NEWTOWN, Conn. – With security stepped up and families still on edge in Newtown, students began returning to school Tuesday for the first time since last week's massacre, bringing a return of familiar routines – at least, for some – to a grief-stricken town as it buries 20 of its children.
One 6-year-old boy's funeral was under way Tuesday morning, and two other 6-year-old boys were laid to rest Monday in the first of a long, almost unbearable procession of funerals. A total of 26 people were killed at Sandy Hook Elementary in one of the worst mass shootings in U.S history.
Classes resume Tuesday for Newtown schools except those at Sandy Hook. At Newtown High School, students in sweatshirts and jackets, many wearing headphones, betrayed mixed emotions. Some waved at or snapped photos of the assembled media horde, and others appeared visibly shaken.
"There's going to be no joy in school," said 17-year-old senior P.J. Hickey. "It really doesn't feel like Christmas anymore."
At St. Rose of Lima Catholic Church in Newtown, a hearse arrived Tuesday morning carrying the casket of first-grader James Mattioli for the first of eight funerals of victims to be held in the coming days at the church. Mourners gathered outside, and the family followed the casket in.
At the high school, students didn't expect to get much work done Tuesday, but rather anticipated most of the day would be spent talking about the shooting.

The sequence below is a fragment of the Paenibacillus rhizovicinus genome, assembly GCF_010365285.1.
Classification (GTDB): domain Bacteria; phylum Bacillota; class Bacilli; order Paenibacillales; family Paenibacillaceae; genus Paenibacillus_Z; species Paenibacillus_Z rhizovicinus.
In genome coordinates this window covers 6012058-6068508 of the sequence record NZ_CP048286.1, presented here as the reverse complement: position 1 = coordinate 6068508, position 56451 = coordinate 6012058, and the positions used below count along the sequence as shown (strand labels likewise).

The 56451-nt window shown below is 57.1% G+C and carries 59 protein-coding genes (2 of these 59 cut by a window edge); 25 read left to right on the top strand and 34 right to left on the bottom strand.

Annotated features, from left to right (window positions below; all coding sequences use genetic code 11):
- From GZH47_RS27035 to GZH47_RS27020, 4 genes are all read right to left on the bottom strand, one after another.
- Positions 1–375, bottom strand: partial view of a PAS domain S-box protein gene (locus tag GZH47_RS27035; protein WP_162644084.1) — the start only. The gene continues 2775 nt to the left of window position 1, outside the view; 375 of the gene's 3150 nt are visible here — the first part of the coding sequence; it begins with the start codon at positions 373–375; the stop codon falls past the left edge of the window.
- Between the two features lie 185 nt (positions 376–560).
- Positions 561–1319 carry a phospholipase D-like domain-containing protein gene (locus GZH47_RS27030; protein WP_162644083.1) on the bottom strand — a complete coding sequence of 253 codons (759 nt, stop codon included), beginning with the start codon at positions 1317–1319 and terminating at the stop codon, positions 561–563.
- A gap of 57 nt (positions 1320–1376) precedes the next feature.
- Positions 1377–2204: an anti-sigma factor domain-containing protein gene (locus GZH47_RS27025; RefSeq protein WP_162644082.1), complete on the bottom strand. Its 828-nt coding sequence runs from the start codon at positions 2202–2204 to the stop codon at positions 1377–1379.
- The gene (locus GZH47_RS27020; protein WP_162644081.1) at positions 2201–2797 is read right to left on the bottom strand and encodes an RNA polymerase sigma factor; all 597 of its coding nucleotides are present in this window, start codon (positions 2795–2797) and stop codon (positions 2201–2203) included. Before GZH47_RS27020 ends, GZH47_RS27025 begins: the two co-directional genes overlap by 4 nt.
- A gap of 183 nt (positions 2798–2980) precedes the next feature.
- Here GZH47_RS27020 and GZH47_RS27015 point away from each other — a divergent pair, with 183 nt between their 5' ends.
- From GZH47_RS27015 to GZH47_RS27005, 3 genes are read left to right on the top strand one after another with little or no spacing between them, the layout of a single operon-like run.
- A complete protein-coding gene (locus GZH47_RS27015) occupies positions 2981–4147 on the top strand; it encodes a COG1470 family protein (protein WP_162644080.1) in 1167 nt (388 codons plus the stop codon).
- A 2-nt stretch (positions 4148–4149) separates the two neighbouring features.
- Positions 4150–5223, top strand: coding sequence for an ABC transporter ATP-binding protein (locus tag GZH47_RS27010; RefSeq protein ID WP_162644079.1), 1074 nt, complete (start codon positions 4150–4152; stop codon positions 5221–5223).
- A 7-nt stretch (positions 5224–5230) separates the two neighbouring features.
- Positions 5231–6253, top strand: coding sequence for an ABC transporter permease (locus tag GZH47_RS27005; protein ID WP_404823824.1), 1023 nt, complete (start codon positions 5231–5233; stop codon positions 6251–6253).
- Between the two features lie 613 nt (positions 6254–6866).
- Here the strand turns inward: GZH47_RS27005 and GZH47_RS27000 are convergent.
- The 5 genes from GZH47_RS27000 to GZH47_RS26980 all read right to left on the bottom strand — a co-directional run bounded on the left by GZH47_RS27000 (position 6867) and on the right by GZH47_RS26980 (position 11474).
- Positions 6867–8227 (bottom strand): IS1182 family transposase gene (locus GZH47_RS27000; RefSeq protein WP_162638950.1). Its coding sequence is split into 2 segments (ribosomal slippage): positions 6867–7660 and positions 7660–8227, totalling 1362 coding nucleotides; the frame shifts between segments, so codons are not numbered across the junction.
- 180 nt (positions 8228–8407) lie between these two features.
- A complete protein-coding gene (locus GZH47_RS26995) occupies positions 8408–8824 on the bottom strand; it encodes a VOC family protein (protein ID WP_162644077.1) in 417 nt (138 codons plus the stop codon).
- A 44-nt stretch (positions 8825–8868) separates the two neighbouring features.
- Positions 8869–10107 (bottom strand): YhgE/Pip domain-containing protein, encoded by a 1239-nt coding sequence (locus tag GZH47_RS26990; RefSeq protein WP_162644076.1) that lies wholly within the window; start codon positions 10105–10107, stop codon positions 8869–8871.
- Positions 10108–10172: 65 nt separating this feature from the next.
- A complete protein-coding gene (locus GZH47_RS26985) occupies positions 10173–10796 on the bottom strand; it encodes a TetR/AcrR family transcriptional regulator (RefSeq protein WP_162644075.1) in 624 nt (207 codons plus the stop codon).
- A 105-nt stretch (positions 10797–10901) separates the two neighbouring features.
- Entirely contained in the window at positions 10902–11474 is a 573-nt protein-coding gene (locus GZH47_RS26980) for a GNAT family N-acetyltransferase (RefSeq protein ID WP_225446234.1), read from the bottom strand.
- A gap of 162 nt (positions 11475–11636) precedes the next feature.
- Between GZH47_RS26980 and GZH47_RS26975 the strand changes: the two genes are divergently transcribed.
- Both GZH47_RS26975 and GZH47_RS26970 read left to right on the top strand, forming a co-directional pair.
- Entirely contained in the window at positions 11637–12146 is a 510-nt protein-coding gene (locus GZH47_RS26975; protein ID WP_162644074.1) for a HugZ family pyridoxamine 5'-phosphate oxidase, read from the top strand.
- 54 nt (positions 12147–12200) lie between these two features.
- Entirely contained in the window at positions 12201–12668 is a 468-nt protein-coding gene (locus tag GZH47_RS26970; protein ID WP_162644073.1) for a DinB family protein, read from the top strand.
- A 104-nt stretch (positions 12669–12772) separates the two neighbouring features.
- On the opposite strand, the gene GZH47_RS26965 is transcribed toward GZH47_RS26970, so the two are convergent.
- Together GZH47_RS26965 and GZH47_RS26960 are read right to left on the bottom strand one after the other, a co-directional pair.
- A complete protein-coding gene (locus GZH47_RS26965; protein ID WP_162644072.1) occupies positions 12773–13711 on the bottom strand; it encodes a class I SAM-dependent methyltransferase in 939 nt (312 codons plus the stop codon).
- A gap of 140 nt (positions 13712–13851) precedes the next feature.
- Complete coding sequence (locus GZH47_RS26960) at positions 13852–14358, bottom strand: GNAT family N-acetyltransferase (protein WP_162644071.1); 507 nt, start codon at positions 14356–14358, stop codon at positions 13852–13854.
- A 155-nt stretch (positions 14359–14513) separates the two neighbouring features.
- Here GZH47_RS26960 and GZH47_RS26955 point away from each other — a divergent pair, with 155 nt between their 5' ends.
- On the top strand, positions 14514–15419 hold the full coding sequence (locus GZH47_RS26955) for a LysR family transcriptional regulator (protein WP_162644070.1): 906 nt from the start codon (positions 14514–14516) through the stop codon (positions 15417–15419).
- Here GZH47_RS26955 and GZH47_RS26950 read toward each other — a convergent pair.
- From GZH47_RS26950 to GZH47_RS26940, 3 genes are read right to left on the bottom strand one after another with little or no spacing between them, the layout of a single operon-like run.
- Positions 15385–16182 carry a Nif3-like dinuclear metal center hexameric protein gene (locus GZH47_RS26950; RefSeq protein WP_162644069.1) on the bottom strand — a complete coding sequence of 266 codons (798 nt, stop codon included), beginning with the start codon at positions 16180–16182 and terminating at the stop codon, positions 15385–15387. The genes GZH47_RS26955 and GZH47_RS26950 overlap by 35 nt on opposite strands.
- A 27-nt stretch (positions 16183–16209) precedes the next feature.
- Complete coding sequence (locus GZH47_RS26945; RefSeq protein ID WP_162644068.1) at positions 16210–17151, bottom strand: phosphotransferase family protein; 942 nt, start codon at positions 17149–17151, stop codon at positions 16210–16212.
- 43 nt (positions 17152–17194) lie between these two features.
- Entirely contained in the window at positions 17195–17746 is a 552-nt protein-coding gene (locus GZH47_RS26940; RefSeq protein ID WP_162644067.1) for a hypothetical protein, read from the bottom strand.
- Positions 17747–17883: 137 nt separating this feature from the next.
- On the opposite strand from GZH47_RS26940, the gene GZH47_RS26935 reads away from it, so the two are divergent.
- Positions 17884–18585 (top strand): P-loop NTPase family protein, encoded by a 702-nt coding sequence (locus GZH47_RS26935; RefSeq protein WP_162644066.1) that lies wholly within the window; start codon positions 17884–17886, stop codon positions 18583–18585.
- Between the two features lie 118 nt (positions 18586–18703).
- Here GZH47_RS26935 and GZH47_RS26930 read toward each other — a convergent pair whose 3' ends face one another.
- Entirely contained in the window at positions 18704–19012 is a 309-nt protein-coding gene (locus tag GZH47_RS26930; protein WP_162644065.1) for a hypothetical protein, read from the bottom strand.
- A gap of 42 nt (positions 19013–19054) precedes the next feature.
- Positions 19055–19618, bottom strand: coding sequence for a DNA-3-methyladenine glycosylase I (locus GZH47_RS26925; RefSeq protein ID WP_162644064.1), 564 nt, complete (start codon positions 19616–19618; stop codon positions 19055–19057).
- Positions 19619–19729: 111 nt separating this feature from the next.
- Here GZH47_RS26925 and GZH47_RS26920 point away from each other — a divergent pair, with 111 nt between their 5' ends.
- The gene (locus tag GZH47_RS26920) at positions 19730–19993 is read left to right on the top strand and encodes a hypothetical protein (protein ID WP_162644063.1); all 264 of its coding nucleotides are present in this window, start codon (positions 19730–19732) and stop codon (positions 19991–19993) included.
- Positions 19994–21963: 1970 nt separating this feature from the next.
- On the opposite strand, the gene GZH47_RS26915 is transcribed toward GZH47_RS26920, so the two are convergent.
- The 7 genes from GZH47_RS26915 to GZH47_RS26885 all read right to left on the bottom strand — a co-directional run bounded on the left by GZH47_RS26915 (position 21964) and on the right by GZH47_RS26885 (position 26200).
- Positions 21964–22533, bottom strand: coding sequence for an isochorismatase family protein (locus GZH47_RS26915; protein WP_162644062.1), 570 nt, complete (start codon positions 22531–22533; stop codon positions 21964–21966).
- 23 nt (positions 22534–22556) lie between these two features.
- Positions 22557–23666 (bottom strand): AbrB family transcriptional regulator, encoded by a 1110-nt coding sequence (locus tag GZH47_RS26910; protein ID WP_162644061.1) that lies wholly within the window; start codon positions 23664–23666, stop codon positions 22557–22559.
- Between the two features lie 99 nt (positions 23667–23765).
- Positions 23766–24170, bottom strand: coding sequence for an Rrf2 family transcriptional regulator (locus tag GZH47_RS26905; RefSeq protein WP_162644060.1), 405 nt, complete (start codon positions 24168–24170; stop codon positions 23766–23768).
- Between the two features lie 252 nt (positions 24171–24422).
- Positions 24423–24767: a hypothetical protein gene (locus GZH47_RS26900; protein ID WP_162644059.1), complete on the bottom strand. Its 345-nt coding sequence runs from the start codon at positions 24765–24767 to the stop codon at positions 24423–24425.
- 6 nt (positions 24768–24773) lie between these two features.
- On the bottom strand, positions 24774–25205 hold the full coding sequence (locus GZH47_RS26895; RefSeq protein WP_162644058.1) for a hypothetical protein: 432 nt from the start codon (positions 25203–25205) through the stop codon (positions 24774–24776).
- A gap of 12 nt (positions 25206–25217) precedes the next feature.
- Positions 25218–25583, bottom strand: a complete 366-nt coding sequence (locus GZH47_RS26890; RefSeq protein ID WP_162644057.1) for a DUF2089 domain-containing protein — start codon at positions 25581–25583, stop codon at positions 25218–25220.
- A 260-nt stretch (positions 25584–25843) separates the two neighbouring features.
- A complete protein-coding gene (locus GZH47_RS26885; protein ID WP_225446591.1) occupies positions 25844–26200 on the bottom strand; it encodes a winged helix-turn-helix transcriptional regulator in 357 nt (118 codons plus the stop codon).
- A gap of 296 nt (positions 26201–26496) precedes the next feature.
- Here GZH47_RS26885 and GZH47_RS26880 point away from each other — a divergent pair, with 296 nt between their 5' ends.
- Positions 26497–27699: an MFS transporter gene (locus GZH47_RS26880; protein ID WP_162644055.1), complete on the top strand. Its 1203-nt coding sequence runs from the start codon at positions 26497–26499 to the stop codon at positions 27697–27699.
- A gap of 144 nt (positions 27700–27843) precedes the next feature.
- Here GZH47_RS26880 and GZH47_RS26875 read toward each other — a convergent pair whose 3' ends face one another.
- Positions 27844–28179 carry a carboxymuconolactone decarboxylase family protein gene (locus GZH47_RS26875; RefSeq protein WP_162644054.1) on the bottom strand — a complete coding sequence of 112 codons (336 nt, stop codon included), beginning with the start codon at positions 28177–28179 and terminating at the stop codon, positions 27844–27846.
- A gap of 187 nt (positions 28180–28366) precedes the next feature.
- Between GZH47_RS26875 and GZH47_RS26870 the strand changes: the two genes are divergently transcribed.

"We're going to be able to comfort each other and try and help each other get through this because that's the only way we're going to do it. Nobody can do this alone," Hickey said.
Sophomore Tate Schwab echoed that.
"It's definitely better than just sitting at home watching the news," he said.
"It really hasn't sunk in yet. It feels to me like it hasn't happened. It's really weird."
As for concerns about safety, Hickey was defiant.
"This is where I feel the most at home. I feel safer here than anywhere else in the world."
Some parents were likely to keep their children at home anyway. Local police and school officials have been discussing how and where to increase security, and state police said they would be on alert for threats and hoaxes.
The district has made plans to send surviving Sandy Hook students to Chalk Hill, a former middle school in the neighboring town of Monroe.
Sandy Hook desks that will fit the small students are being taken there, empty since town schools consolidated last year, and tradesmen are donating their services to get the school ready within a matter of days.
With Sandy Hook Elementary still designated a crime scene, state police Lt. Paul Vance said it could be months before police turn the school back over to the district.
Associated Press writers Allen G. Breed, Helen O'Neill, John Christoffersen, Pat Eaton-Robb and Katie Zezima in Newtown; Christine Armario in Miami; and Julie Pace in Washington contributed to this report.